Update: Apple has commented on the situation, revealing that Face ID apparently worked as designed, but that Federighi was simply locked out of it due to other people handling the iPhone X ahead of time. Full details are below.
Just how reliable will Face ID be, the new facial recognition system built into Apple’s new iPhone X handset? It may need a bit of fine tuning, if its debut at Tuesday’s big Apple event was anything to go by, and though Apple has since commented on the situation, it doesn’t alleviate all our concerns.
Being demoed onstage by Craig Federighi, Apple’s senior vice president of Software Engineering, Face ID seemed to have trouble recognising the executive in order to unlock the iPhone X.
You can see the shaky moment in action at the re-run page for the event’s livestream. It kicks in at just after the 1 hour, 35 minute and 30 seconds point.
New tech, new creases to iron?
The Face ID system uses the iPhone X’s TrueDepth camera in order to ensure only the correct user gets access to the phone’s innards. And it’s a multi-tiered system that should let it work seamlessly and safely, according to Apple.
A dot projector is used to build an accurate map of the shape of your face in 3D, with 30,000 invisible dots pinpointing the curves of your head and features. An infrared camera then reads that pattern and captures an infrared image, using the two data sets to confirm a match on the software side. There’s also a Flood Illuminator that uses infrared light to help identify users in the dark.
Was one of these elements struggling on stage? While the Face ID system did eventually pick up Federighi’s features (after a second attempt), it wasn’t the perfect demonstration Apple would have hoped for. And, according to our man on the ground Gareth Beavis in his hands on: iPhone X review, it was problematic at the post-event demo area too.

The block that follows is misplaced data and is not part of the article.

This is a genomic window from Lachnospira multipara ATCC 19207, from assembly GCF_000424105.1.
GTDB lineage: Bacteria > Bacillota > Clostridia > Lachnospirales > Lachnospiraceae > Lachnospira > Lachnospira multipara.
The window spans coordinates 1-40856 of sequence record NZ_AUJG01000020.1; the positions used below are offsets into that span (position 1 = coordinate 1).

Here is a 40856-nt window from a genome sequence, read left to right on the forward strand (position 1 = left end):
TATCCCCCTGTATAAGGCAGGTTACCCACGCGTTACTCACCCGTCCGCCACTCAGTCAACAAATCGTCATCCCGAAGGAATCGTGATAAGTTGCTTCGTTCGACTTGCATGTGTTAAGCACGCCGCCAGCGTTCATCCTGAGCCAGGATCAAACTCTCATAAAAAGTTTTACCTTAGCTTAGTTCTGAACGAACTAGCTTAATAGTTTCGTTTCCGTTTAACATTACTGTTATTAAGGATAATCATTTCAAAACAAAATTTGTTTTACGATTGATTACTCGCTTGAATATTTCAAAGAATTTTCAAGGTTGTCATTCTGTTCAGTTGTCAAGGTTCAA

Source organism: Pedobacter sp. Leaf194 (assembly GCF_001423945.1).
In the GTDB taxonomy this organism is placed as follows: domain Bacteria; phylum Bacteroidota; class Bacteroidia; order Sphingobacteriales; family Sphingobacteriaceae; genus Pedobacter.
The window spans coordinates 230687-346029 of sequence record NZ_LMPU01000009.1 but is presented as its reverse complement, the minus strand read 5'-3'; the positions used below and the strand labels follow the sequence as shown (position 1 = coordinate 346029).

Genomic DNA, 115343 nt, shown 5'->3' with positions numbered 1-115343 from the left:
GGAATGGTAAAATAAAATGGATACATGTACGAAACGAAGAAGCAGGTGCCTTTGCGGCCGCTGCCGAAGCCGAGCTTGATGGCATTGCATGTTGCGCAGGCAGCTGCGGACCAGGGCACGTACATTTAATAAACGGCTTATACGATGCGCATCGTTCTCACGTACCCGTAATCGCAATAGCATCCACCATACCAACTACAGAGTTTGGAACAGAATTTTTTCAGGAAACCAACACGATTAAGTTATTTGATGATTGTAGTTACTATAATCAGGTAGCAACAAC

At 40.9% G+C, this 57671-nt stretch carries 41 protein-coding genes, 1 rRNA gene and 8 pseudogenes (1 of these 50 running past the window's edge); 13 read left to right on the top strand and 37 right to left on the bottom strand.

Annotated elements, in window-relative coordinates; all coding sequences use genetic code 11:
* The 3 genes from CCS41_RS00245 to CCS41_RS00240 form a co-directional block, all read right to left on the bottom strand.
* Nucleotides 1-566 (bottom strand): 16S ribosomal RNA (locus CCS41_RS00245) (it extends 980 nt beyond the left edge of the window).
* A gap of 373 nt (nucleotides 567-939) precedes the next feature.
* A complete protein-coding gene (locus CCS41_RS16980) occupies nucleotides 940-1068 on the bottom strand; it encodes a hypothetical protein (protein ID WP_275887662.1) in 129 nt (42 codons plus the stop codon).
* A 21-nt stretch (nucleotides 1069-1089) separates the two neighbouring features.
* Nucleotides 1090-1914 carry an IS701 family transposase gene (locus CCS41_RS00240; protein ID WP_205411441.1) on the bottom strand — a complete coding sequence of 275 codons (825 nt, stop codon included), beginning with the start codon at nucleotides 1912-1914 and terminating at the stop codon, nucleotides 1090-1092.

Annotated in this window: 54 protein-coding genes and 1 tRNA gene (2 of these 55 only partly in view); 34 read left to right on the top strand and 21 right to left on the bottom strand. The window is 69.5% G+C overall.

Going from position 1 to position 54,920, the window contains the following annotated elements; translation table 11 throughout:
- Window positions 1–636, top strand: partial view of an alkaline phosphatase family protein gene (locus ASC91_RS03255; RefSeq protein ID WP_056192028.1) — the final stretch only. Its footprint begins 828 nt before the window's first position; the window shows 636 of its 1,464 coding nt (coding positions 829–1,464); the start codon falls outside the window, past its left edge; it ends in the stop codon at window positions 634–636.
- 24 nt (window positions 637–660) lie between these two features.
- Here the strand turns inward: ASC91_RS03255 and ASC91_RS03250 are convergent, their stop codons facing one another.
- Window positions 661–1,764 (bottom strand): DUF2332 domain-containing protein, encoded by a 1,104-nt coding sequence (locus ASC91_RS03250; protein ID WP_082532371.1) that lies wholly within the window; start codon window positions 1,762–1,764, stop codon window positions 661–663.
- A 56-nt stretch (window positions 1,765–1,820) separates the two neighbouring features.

Yahoo has since got in touch with an Apple rep who explained that “people were handling the device for stage demo ahead of time and didn’t realize Face ID was trying to authenticate their face.
“After failing a number of times, because they weren’t Craig, the iPhone did what it was designed to do, which was to require his passcode.” In other words, “Face ID worked as it was designed to.”
Facial recognition has had a bad rap in security circles previously, having been easy to hack, while the removal of Touch ID in the iPhone X makes Face ID’s accuracy of the upmost importance.
And given TechRadar’s own hands on experience with Face ID, it may not be fully polished even if it didn’t fail on stage. But with the iPhone X shipping to customers this November, Apple has a few weeks yet to fine-tune the system.
There’s a very good chance that this is far from final software at this early stage, meaning Apple could have perfected the system by the time it reaches consumers.
Security in an increasingly-connected world is a growing concern, even among the casual tech fan and, in many ways Apple has set elevated standards for itself by developing the ever-reliable Touch ID fingerprint scanner. Here’s hoping it irons out the Face ID creases, so that it can identify the ones in our furrowed brows.